To restart the economy, businessmen must be able to free themselves from the “revolutionary justice” measures which they claim have victimised them for the past several years. State agents accused of embezzlement under the previous regime should also be able to regularise their status. In exchange, both the presidency and the government should actively support the collaboration of other public institutions with the IVD, and ensure its activities, in particular its public hearings, are disseminated.

In parallel, the government should quickly formulate and implement measures to fight cronyism, nepotism and corruption; prioritise dialogue between regions, specifically between entrepreneurs in border areas, the Sahel (northern part of the east coast) and the capital; and institute new transparency mechanisms for public tenders.

The aim should not be to modify the transitional justice mechanism rooted in the January 2014 constitution but to find a middle ground that increases political elites’ confidence in it, so that the IVD’s work can take place in a more auspicious environment. Contrary to a widespread preconception, encouraging the implementation of the transitional justice process is in the current political class’s interest. Renewing political support for it and accompanying it with immediate reforms to prevent the spread of corruption would reduce the risks of polarisation and help prevent Tunisians’ complete disillusionment with politics.

Tunis/Brussels, 3 May 2016

A general view shows participants attending the Peace summit on Libya at the Chancellery in Berlin on January 19, 2020. World leaders gather in Berlin on January 19, 2020 to make a fresh push for peace in Libya. HANNIBAL HANSCHKE / POOL / AFP

Libya: Turning the Berlin Conference’s Words into Action

The Berlin conference represented an important step toward ending Libya’s civil war, with outside parties committing to that goal. The imperative now is to translate these pledges into concrete steps toward a cessation of hostilities and a renewal of UN-backed negotiations.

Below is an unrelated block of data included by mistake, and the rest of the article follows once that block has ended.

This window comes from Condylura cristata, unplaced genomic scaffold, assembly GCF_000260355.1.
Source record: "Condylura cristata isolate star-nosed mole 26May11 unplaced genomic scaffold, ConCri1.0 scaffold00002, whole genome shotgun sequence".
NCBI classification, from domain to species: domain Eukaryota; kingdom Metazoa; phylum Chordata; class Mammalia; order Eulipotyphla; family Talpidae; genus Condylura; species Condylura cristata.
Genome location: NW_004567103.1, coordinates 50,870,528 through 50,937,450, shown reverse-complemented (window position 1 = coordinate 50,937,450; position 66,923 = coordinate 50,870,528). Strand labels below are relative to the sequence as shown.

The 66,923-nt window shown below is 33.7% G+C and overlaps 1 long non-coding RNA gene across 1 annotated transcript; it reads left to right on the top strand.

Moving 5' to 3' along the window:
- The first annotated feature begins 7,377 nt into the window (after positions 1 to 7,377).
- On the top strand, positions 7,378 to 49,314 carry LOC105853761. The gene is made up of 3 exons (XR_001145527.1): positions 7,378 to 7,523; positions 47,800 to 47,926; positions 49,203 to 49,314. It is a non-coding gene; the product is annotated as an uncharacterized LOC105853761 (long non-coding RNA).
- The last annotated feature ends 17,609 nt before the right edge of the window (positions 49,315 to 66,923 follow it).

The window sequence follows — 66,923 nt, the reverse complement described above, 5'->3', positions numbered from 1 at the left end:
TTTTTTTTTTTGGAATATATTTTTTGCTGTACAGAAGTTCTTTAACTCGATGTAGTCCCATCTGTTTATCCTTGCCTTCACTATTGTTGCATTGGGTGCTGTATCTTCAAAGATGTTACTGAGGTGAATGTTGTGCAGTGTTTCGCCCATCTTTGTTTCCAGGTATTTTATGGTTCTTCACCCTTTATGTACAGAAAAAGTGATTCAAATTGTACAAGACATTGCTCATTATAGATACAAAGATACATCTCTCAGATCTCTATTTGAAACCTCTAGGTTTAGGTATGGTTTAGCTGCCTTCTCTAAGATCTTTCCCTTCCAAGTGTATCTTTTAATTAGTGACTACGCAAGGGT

There was one great merit to the 19 January Berlin conference, the latest high-level attempt to de-escalate the nine-month conflict between forces loyal to Libya’s internationally recognised government in Tripoli and those led by Field Marshal Khalifa Haftar. It took place. While failing to produce a ceasefire agreement, it succeeded in bringing together international stakeholders, many of whom have fuelled the war. It also got them to restate core principles, notably the commitment to ending a conflict that has caused over 3,000 deaths and displaced 200,000 Tripoli residents. The next overdue step is for the UN Security Council to pass a resolution calling for an immediate cessation of hostilities and a return to UN-backed, Libyan-led negotiations. But then comes the far larger challenge of turning words into action. Libyan factions and their foreign allies will need to put aside maximalist ambitions and stop seeking on the battlefield what they cannot obtain at the negotiating table. Resuming fighting would turn each side’s stated goal – restoring the Libyan state, for Haftar backers, and ensuring a democratic Libya, for those rallying behind Tripoli – into a chimera, while deepening the population’s suffering.

Still, translating these various pledges into concrete action will be no easy task. For some signatories, it will mean sharply altering their current stance.

The conference unquestionably was a step forward. Representatives of the U.S., EU, UK, France, Russia, China, Italy, Germany, Turkey, Egypt, the United Arab Emirates (UAE), Algeria and Congo-Brazzaville, as well as the UN, Arab League and African Union, endorsed a 55-point declaration that commits the signatories to supporting three main goals: “to redouble their efforts for a sustained suspension of hostilities, de-escalation and a permanent ceasefire”; to “unequivocally and fully respect and implement” the UN arms embargo; and to support UN-backed negotiations with military, political and financial tracks. Haftar and Faiez Serraj, prime minister of the Tripoli-based government, were both in Berlin. Neither officially attended the summit or signed the final declaration, but both reportedly agreed to appoint representatives to a joint military commission scheduled to meet in Geneva in late January to discuss a possible ceasefire. That was a change of mind for Haftar, who only days earlier had refused to appoint representatives during a 13 January meeting in Moscow.

Still, translating these various pledges into concrete action will be no easy task. For some signatories, it will mean sharply altering their current stance. The UAE, Egypt and Russia – Haftar supporters – and Turkey, which backs the Tripoli government, will need to stop arms deliveries to Libyan factions and instead press their allies to agree to a ceasefire in UN-led negotiations. 

Too, the warring sides have put forward different conditions for reaching a ceasefire. The Tripoli government continues to demand that Haftar’s forces withdraw completely from western Libya as a prerequisite. But Haftar has no intention of retreating from Tripoli’s outskirts, let alone leaving the west. On the sidelines of the Berlin summit he reportedly told foreign leaders that a ceasefire depended on three conditions: the surrender of Tripoli government forces, progress in forming a new government and resolution of outstanding financial disputes. In Haftar’s mind, in other words, the war will stop only if and when negotiations produce tangible outcomes in his favour. Chances are therefore slim that the military commission to which he and Serraj agreed to send representatives will agree on a ceasefire.